This year we admitted our first class of students into the Architecture major who are on track to graduate in Spring 2016. These students have a wide collection of interests, which include the integration of technology into residential housing design to create “smart” homes; investigating the factors and community processes that influence regional historic preservation projects; exploring the realms of sculpture and architecture; learning about the use of high-tech materials in creating environmentally sustainable buildings; and the role public spaces play in urban environments and plans to increase density. Over the next year and a half, these students will be taking courses, going on field trips, possibly studying abroad and engaging in a variety of activities that advance their understanding of their areas of concentration while being introduced to new areas and ways of thinking about the built environment.
The Architectural Design curriculum is studio-based and includes 6 design studio courses. It is a pre-professional degree that is intended to prepare students for advanced study in a 2+ year professional M.Arch program. Design studios are like laboratories where students explore design ideas utilizing research and representation methods, design reviews and critiques to advance ideas and concepts. Some representation methods students use include sketches, drawings, model building, and digital design programs. Students learn about structure and materials as well as site and cultural factors. They gain representation and presentation skills while exploring and becoming comfortable with the design investigation process. Students also have the opportunity to explore design through departmental study abroad programs.
Students admitted to the Architectural Design major also have the option of pursuing the Dual Degree in Architectural Design and Construction Management, which will take three years to complete the requirements for both programs and will require an application to the CM Department in April of the junior year:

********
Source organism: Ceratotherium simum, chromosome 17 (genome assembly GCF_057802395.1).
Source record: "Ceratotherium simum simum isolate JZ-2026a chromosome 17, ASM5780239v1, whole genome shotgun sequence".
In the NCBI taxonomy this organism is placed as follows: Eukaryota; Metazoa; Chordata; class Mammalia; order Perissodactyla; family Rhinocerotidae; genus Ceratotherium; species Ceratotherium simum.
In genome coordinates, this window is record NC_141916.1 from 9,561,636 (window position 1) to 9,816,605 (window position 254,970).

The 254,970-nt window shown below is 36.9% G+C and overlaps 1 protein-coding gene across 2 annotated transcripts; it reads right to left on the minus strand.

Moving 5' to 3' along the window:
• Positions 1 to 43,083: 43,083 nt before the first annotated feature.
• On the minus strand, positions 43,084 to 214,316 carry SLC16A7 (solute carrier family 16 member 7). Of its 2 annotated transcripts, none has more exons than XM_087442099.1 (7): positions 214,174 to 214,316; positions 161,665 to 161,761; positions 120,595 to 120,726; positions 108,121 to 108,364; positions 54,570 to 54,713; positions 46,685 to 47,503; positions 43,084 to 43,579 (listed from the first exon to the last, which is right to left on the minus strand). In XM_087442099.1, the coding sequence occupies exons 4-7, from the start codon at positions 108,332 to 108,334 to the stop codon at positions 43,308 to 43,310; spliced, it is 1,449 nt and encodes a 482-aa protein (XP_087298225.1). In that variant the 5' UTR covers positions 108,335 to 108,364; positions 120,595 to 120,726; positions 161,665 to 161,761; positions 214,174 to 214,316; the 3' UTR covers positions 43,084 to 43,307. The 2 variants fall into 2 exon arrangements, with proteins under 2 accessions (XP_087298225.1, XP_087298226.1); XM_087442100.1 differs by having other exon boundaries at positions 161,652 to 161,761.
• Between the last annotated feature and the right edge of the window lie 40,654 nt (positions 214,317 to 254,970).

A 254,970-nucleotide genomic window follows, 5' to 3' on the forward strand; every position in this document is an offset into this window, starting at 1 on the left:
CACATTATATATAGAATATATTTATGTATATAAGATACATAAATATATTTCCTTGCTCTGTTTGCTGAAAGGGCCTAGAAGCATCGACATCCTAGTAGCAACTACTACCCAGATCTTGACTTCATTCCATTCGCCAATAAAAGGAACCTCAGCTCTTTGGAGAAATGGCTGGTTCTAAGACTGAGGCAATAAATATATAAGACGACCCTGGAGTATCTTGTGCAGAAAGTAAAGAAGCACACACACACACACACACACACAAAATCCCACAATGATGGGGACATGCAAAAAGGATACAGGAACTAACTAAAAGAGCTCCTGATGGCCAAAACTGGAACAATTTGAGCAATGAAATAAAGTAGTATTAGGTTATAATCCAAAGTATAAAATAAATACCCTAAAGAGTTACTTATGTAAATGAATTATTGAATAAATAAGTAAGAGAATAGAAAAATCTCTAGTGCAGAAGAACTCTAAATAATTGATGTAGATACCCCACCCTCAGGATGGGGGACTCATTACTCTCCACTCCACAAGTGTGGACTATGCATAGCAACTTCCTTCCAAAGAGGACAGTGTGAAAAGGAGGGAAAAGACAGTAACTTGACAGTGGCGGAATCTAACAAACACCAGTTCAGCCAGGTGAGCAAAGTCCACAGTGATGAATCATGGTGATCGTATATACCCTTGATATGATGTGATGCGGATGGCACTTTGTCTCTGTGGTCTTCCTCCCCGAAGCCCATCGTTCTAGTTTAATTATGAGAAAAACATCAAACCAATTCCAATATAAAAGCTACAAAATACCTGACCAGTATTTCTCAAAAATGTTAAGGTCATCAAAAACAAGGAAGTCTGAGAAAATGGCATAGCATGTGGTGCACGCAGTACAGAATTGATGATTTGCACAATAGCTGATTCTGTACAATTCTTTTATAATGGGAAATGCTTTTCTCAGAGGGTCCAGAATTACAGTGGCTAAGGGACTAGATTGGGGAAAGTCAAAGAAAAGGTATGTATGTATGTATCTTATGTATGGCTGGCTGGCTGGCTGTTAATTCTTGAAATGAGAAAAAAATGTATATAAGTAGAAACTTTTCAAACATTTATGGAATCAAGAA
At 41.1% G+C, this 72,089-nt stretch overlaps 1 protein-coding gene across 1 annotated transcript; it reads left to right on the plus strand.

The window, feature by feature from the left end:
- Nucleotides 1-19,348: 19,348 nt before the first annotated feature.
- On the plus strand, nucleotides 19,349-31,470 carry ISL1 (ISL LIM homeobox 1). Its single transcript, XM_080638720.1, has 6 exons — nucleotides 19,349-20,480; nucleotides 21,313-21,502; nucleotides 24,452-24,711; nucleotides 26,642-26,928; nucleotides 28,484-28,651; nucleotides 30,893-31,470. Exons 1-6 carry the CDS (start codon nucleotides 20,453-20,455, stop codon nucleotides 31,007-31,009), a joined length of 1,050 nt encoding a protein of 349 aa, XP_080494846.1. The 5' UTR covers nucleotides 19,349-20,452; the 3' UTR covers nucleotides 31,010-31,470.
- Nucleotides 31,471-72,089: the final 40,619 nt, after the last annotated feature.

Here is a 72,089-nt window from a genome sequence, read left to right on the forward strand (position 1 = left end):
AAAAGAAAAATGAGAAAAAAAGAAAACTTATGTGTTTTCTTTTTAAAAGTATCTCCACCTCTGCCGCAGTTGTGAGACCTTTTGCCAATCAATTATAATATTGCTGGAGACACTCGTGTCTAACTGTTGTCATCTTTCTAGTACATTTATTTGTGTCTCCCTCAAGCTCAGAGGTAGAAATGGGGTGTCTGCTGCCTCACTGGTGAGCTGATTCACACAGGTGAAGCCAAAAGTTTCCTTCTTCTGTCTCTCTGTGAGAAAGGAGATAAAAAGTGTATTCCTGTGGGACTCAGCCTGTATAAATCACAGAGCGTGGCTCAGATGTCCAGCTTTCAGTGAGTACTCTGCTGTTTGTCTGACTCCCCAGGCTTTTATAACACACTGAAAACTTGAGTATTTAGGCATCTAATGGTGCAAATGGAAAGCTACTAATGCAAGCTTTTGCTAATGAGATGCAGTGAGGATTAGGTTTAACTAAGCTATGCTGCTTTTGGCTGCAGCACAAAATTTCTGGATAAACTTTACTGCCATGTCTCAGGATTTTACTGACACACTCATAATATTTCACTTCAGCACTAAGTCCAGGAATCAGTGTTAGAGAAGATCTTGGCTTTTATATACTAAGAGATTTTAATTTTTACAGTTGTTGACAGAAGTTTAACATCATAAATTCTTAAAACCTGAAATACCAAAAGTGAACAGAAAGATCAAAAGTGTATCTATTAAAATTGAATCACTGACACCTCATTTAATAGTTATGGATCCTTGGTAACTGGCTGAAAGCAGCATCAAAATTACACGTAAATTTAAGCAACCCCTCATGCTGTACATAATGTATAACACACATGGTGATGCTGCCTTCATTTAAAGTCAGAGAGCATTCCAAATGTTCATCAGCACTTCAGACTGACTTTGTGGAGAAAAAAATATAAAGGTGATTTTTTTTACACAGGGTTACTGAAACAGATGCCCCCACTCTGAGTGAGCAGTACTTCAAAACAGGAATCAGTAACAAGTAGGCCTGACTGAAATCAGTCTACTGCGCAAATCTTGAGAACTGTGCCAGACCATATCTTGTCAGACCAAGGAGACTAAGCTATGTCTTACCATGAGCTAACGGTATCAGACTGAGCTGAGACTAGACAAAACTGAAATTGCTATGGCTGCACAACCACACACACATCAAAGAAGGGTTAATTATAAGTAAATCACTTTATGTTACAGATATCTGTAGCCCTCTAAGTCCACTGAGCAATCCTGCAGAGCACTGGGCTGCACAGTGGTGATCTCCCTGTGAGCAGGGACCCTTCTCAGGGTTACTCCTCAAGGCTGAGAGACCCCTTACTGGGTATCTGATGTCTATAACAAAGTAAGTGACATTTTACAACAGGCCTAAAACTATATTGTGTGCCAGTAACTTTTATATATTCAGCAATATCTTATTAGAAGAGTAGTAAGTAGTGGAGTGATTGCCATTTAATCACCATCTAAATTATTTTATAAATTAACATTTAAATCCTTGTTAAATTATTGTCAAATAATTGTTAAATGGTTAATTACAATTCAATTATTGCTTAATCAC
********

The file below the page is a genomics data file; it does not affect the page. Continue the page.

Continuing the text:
Admissions and Prerequisites
Both the Architecture and Architectural Design majors have capacity-constrained application processes and prerequisites. Both require 71 credits of general education (Area of Knowledge) coursework, which can be taken at a community college, plus five prerequisite Architecture (ARCH) courses. The general education and prerequisite requirements for both undergraduate programs can be found as a curriculum pdf on our Department website:
We are recommending that students with questions about how their general education coursework taken at a Washington State Community College will transfer to the UW, use the Transfer Equivalency Guide as a tool.
The five ARCH prerequisite requirements include a year-long architectural history series as well as design drawing and representation courses. The architectural history prerequisites provide students with the verbal vocabulary and visual references to engage in meaningful discussions on architecture and design. The drawing and representation courses help students build the necessary skills to effectively communicate their 3-dimensional spatial ideas in a visual medium.
Both majors have five requirements but do share the following four requirements:
- Arch 350-Arch. of Ancient World-UW autumn qtr only
- Arch 200-Design and Representation 1-UW autumn qtr only
- Arch 351-Roman, Gothic & Ren. Arch.-UW winter qtr only
- Arch 352-History of Modern Arch.-UW spring qtr only
*The Architectural Design major also requires:
- ARCH 201-Design and Representation II (Winter Qtr)
**The Architecture major does not require ARCH 201 but does require:
- ARCH 231-Making and Craft (Spring Qtr)
Students studying at a community college within commuting distance of the UW Seattle, may want to consider satisfying these ARCH pre-requisite courses at the UW as a non-UW (non-matriculated) student. UW Educational Outreach’s Non-Degree Enrollment program allows non-matriculated students to take courses on a space-available basis.
In order to apply and be considered for the Architecture and Architectural Design majors, students must FIRST have a Transfer Application on file with UW Admissions.